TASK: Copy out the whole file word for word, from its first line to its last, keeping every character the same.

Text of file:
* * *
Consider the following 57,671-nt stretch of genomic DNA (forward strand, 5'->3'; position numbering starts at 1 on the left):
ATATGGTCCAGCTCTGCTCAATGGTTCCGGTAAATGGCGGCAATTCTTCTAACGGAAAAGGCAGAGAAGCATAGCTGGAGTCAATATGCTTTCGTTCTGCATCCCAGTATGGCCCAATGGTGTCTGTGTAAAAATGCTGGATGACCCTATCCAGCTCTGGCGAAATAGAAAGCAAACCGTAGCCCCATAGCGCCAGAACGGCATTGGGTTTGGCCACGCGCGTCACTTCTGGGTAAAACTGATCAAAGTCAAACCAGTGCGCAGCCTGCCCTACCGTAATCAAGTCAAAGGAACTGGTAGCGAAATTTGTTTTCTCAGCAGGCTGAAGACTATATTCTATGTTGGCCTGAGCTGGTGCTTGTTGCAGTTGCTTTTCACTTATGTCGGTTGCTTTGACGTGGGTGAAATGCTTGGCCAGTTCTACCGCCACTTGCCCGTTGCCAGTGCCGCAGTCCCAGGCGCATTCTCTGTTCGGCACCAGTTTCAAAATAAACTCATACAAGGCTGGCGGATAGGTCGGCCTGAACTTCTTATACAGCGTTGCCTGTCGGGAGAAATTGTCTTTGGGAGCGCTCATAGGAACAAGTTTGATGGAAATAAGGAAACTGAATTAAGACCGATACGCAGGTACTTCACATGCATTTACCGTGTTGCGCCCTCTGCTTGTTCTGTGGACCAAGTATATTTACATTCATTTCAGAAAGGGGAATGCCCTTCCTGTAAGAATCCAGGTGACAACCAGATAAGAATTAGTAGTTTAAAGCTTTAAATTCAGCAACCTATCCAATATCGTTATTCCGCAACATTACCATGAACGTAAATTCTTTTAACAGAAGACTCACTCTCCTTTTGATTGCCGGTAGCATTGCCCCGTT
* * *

Consider the following 57,671-nt stretch of genomic DNA (forward strand, 5'->3'; position numbering starts at 1 on the left):
ATATGGTCCAGCTCTGCTCAATGGTTCCGGTAAATGGCGGCAATTCTTCTAACGGAAAAGGCAGAGAAGCATAGCTGGAGTCAATATGCTTTCGTTCTGCATCCCAGTATGGCCCAATGGTGTCTGTGTAAAAATGCTGGATGACCCTATCCAGCTCTGGCGAAATAGAAAGCAAACCGTAGCCCCATAGCGCCAGAACGGCATTGGGTTTGGCCACGCGCGTCACTTCTGGGTAAAACTGATCAAAGTCAAACCAGTGCGCAGCCTGCCCTACCGTAATCAAGTCAAAGGAACTGGTAGCGAAATTTGTTTTCTCAGCAGGCTGAAGACTATATTCTATGTTGGCCTGAGCTGGTGCTTGTTGCAGTTGCTTTTCACTTATGTCGGTTGCTTTGACGTGGGTGAAATGCTTGGCCAGTTCTACCGCCACTTGCCCGTTGCCAGTGCCGCAGTCCCAGGCGCATTCTCTGTTCGGCACCAGTTTCAAAATAAACTCATACAAGGCTGGCGGATAGGTCGGCCTGAACTTCTTATACAGCGTTGCCTGTCGGGAGAAATTGTCTTTGGGAGCGCTCATAGGAACAAGTTTGATGGAAATAAGGAAACTGAATTAAGACCGATACGCAGGTACTTCACATGCATTTACCGTGTTGCGCCCTCTGCTTGTTCTGTGGACCAAGTATATTTACATTCATTTCAGAAAGGGGAATGCCCTTCCTGTAAGAATCCAGGTGACAACCAGATAAGAATTAGTAGTTTAAAGCTTTAAATTCAGCAACCTATCCAATATCGTTATTCCGCAACATTACCATGAACGTAAATTCTTTTAACAGAAGACTCACTCTCCTTTTGATTGCCGGTAGCATTGCCCCGTT